By Lee Kah Wai Singapore, July 11 (ANI): Cruise ships based in Singapore have started calling at ports in neighboring countries in July. This is the first time since the COVID-19 pandemic hit the world and temporarily closed international cruises.
The first ports of call were Royal Caribbean’s Spectrum of the Seas and Resorts World Cruises’ Genting Dream, which docked at Port Klang in Malaysia and the islands of Batam and Bintan in Indonesia, respectively. Both cruise ships are based in Singapore.
Just before COVID-19, Singapore’s cruise industry, and the cruise segment in particular, saw explosive growth. In 2018, Singaporean cruise lines reported 25 percent year-on-year growth from Indian tourists. In 2017, around 127,000 Indians boarded one of the many luxury cruise lines that docked in Singapore and took passengers on a pampering journey to various Southeast Asian destinations such as Penang, Phuket and beyond. Many of them are on the cruise line.
Various cruise lines, including Princess Cruise, Genting and Dream Cruise (predecessor brands of Resorts World Cruises), Royal Caribbean and Costa, have taken advantage of Singapore’s position as a regional hub to establish their base in Southeast Asia. In 2019, more than 19 million people visited Singapore. In the cruise industry in 2019, there were over 1.82 million passengers and 414 port calls. More than 400 cruise ships from 30 cruise brands called in Singapore in 2019.
Singapore received 959,000 foreign visitors this year, with about half, or 418,000, arriving in May, the latest month for which data was available from the Singapore Tourism Board (STB).
Indians are the second largest nationality in terms of visitors to Singapore since the start of this year with 154,700 arrivals. Indonesians make up the largest group with 171,400, while Malaysians come in third with 88,800 travelers arriving on the island. Conspicuously missing from this data are the Chinese, who made up the largest group of visitors, as their country is one of the few that has kept its borders closed. More than 3.63 million Chinese tourists arrived in Singapore in the last travel year before COVID-19 brought the tourism industry to its knees.
STB said Singapore plans to resume its strong streak of cruise ship deployments, taking advantage of its strategic location, world-class air connectivity and excellent port infrastructure. It also works with cruise lines to expand its customer base. Besides neighboring Indonesia and Malaysia, they are eyeing cruise passengers from other countries such as India, Australia, Germany, the United Kingdom and the United States.
Once Singapore reopens to all vaccinated visitors, the air cruise segment is expected to recover significantly and is an area of focus for STB, which has identified it as a key growth area. Before COVID-19, 70 percent of Singapore’s cruise passengers were foreign visitors traveling to Singapore to take a cruise to explore Southeast Asia and other countries in the region. The high demand for the cruise segment will increase the attractiveness of Singapore as a home port for cruise lines.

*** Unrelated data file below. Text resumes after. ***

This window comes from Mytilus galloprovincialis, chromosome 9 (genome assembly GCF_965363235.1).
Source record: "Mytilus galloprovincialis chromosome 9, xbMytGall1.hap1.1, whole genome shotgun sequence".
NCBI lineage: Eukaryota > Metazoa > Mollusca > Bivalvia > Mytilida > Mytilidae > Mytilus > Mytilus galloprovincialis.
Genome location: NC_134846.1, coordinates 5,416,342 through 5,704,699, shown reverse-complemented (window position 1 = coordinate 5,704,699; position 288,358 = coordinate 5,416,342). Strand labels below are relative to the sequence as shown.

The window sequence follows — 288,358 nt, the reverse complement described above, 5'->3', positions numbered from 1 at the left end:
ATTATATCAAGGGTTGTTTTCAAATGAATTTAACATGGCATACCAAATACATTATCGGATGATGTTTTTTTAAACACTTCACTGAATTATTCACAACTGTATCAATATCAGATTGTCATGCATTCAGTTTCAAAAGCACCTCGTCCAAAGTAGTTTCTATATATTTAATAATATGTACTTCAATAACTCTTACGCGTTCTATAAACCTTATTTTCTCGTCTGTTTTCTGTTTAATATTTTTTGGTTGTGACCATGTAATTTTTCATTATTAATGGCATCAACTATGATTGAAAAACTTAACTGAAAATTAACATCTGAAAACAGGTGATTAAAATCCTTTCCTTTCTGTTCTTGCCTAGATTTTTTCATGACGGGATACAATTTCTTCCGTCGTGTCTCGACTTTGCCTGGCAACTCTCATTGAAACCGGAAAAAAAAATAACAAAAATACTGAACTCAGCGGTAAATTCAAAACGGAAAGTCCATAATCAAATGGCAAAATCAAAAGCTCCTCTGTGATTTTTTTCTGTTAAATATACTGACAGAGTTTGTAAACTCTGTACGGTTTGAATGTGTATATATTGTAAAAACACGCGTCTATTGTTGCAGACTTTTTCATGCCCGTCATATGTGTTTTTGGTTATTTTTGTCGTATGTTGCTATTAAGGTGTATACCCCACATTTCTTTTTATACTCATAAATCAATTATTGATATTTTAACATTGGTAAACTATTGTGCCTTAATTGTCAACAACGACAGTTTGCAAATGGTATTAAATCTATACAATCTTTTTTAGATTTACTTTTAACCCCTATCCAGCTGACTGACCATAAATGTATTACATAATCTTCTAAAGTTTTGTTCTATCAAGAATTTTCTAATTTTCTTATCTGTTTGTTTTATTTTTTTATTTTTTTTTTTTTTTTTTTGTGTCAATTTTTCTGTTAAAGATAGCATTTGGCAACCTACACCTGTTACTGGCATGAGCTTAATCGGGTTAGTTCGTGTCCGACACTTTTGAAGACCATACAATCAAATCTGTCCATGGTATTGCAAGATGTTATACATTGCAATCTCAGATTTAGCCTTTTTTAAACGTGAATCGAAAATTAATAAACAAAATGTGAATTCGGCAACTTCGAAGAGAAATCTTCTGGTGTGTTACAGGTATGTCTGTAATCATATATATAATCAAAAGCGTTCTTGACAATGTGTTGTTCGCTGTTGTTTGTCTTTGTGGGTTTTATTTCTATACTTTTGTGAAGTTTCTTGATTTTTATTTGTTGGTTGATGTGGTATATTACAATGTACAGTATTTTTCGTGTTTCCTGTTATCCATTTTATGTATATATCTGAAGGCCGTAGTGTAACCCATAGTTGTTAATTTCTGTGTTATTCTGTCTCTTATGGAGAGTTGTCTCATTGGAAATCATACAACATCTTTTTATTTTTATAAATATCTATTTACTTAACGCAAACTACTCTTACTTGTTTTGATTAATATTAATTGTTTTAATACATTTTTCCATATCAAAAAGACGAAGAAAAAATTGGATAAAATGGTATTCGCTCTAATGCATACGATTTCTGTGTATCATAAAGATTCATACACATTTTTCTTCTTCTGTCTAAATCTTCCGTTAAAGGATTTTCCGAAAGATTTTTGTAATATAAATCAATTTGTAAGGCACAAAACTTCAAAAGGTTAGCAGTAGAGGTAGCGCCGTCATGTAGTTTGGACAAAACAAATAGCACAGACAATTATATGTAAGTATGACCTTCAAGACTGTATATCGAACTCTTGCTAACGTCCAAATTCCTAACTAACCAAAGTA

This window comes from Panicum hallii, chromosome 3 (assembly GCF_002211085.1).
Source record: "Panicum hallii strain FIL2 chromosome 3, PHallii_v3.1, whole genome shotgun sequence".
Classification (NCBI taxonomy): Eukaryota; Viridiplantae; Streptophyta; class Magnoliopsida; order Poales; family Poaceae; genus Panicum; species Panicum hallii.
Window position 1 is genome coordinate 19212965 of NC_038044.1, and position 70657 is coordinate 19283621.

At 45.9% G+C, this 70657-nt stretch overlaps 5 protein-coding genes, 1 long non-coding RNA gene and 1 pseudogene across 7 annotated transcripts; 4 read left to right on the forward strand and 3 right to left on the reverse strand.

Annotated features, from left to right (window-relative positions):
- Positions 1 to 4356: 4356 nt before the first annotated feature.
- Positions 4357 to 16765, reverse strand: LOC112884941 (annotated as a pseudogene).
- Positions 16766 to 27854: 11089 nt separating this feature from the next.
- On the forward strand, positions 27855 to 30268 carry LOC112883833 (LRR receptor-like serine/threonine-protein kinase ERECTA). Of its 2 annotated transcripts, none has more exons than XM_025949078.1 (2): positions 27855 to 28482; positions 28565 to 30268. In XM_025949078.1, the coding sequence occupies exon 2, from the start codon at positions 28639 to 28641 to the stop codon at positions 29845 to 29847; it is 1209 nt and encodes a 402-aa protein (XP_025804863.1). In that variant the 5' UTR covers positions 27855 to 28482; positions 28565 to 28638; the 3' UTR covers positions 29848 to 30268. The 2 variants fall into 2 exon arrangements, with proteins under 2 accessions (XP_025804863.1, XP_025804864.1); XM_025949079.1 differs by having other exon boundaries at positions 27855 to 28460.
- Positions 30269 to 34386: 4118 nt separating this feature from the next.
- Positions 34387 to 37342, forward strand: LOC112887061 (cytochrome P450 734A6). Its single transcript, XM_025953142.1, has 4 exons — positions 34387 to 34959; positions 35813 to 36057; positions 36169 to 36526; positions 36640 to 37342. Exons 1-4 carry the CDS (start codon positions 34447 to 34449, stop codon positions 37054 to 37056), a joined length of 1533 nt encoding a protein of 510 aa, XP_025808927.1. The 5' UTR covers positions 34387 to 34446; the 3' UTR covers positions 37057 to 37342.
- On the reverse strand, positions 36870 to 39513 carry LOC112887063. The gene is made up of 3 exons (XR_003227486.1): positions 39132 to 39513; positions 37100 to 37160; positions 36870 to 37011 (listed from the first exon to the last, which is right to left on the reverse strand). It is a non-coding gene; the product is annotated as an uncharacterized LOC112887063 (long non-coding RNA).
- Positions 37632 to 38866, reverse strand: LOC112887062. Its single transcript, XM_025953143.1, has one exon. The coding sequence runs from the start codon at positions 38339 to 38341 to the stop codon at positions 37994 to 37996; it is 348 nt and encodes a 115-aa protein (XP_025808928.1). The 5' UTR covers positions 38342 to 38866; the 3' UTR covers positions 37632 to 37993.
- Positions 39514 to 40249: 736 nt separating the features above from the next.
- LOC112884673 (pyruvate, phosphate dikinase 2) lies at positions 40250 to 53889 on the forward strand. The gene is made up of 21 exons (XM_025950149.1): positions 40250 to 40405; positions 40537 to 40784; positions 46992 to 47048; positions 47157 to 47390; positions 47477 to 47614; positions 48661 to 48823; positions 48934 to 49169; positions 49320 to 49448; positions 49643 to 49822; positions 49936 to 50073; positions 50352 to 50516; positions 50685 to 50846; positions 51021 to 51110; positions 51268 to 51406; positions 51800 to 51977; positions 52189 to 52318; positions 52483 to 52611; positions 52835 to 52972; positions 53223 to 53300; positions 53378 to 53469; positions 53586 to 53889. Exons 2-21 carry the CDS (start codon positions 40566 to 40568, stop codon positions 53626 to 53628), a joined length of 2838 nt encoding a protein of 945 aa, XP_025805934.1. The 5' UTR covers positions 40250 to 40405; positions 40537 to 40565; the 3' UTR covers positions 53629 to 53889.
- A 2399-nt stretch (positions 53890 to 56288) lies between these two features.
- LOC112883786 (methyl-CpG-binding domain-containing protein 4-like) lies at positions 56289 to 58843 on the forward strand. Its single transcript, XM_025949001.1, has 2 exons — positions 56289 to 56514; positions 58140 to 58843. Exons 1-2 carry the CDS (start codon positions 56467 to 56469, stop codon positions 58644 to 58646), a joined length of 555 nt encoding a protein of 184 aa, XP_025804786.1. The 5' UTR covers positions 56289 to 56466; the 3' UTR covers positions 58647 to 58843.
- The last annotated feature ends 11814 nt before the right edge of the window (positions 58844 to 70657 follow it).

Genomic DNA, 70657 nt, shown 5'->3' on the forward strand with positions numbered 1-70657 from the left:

To prepare for the return of cruise passengers, STB will continue to offer the Cruise Development Fund to encourage cruise lines to homeport in Singapore. Cruise agents can also use this grant to develop and sell cruise packages. Through these partnerships, STB helps cruise agents launch effective marketing campaigns to promote sailings from Singapore and showcase attractive cruise and land experiences, in turn attracting more travelers and new cruises to Singapore.
During the border closures due to COVID-19, Singaporeans stranded on their tiny island have been using cruises as a way to leave home and find a vacation spot. Since Singapore resumed cruises in November 2020, more than half a million passengers have taken nearly 370 cruises to nowhere. Many of them are beginners. With more ships offering a variety of cruise itineraries from Southeast Asia, first-timers are expected to support the industry’s strong recovery.
Singapore, Malaysia and Indonesia are the first countries in Southeast Asia to resume port calls after the suspension of cruises in March 2020. Coupled with positive discussions about resuming similar calls in more ports and the harmonization of sanitary protocols across the region, STB expects the cruise industry in Singapore to return to pre-pandemic levels between 2023 and 2024.
“The resumption of port calls is an important milestone for Singapore and the region,” said Mr Keith Tan, Chief Executive Officer of STB. “This is made possible by ASEAN’s strong partnership and collective commitment to developing the cruise industry. Cruises are a key driver of tourism and as ASEAN’s leading cruise development coordinator, Singapore will continue to work with our colleagues to strengthen the region’s appeal as a cruise destination and origin market.
“The return of cruises to destinations is timely as countries in the region reopen to visitors, rebuild their tourism sectors and embrace a new normal. Our cruises already have so much to offer with technologically advanced ships and an ever-expanding range of first-at-sea activities on board. We look forward to developing more exciting itineraries for our guests in this region,” said Ms. Angie Stephen, Vice President and Managing Director, Asia Pacific, Royal Caribbean International.
“We are committed to the vision of Singapore as a major cruise hub in Asia. Together with STB, we look forward to the development of the cruise sector, including the cruise segment, and to make Singapore and Southeast Asia one of the largest year-round cruise destinations in the world,” – said Mr. Michael Goh, President of Resorts World Cruises. (ANI)